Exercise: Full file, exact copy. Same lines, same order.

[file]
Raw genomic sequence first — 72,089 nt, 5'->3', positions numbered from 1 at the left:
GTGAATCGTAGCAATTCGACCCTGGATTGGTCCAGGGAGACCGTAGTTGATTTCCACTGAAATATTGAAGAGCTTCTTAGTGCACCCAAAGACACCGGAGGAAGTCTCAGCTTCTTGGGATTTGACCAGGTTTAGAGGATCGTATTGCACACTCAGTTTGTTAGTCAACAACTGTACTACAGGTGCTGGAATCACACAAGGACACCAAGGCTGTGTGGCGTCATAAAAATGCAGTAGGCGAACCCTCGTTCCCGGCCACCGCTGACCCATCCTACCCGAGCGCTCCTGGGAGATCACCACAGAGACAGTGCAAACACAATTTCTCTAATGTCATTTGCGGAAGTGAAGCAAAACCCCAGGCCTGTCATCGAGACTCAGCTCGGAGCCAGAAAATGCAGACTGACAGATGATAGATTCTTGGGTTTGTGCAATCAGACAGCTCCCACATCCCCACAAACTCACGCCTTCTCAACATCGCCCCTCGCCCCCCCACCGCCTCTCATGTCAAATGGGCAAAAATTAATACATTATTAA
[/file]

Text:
Raw genomic sequence first — 72,089 nt, 5'->3', positions numbered from 1 at the left:
GTGAATCGTAGCAATTCGACCCTGGATTGGTCCAGGGAGACCGTAGTTGATTTCCACTGAAATATTGAAGAGCTTCTTAGTGCACCCAAAGACACCGGAGGAAGTCTCAGCTTCTTGGGATTTGACCAGGTTTAGAGGATCGTATTGCACACTCAGTTTGTTAGTCAACAACTGTACTACAGGTGCTGGAATCACACAAGGACACCAAGGCTGTGTGGCGTCATAAAAATGCAGTAGGCGAACCCTCGTTCCCGGCCACCGCTGACCCATCCTACCCGAGCGCTCCTGGGAGATCACCACAGAGACAGTGCAAACACAATTTCTCTAATGTCATTTGCGGAAGTGAAGCAAAACCCCAGGCCTGTCATCGAGACTCAGCTCGGAGCCAGAAAATGCAGACTGACAGATGATAGATTCTTGGGTTTGTGCAATCAGACAGCTCCCACATCCCCACAAACTCACGCCTTCTCAACATCGCCCCTCGCCCCCCCACCGCCTCTCATGTCAAATGGGCAAAAATTAATACATTATTAA